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World - Africa

South African voter registration marred by chaos

people
Confusion and chaos have surrounded two massive voter registration drives in South Africa  
February 1, 1999
Web posted at: 11:58 p.m. EST (0458 GMT)

JOHANNESBURG, South Africa (CNN) -- Efforts to register voters for South Africa's second democratic election have been plagued by disorganization and political squabbling.

Two massive drives to register voters have resulted in chaos and confusion, fueling speculation that elections will be postponed.

The constitution mandates that elections must be held before the end of July, and officials had hoped to schedule a vote in May.

But the first registration drive last November disappointed many after the Independent Electoral Commission (IEC) estimated that only 37 percent of the potential 25 million voters were registered.

Confusion and disorganization kept most people away. Even South African President Nelson Mandela showed up at the wrong station and couldn't register.

The second voter registration drive this past weekend was plagued by more problems.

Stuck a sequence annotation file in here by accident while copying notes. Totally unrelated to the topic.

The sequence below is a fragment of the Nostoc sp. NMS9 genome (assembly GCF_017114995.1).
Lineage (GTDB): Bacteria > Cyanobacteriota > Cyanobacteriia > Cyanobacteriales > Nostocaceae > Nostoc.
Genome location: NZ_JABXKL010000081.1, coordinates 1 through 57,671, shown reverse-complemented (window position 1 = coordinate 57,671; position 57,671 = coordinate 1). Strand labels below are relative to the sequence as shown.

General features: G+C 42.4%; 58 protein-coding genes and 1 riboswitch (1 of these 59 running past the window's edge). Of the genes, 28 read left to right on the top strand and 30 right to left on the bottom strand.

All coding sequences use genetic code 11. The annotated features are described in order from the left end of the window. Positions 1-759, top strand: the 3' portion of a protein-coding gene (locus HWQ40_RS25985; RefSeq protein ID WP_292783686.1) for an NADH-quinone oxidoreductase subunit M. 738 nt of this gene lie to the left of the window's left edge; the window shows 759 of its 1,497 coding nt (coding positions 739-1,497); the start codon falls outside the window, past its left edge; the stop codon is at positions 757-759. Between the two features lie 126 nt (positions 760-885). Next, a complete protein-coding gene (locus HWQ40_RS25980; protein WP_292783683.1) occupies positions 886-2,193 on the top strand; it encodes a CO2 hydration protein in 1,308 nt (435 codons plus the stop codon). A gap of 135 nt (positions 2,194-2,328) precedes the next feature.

In an effort to cut down on the irregularities that plagued the 1994 election, the government issued new bar-coded identity documents to all potential voters.

But the registration machines didn't work at many polling places, forcing long delays as workers took down information by hand.

Adding to the turmoil surrounding the bar codes are charges by the New National Party (NNP) and liberal Democratic Party that the documents favor black voters. White voters tend to have the older ID documents without bar codes.

Budget battles

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A commission estimated that only 37 percent of South Africa's voters were registered  

The second registration drive also was plagued by the resignation of IEC Chairman Johann Kriegler just days before.

Kriegler, who ran South Africa's first democratic elections in 1994, frequently clashed with the ruling African National Congress (ANC) over budget issues, complaining that the commission needed more funding to ensure free and fair elections.

Mandela's likely successor, Deputy President Thabo Mbeki, lead the second registration drive amid concerns about apathy among South Africa's younger voters. The same group who sacrificed so much in the battle against apartheid have so far failed to register for the 1999 elections.

"When we say the people shall govern, we mean the people shall govern and what that means is we must register," Mbeki told a youth rally.

Correspondent Cynde Strand and Reuters contributed to this report.

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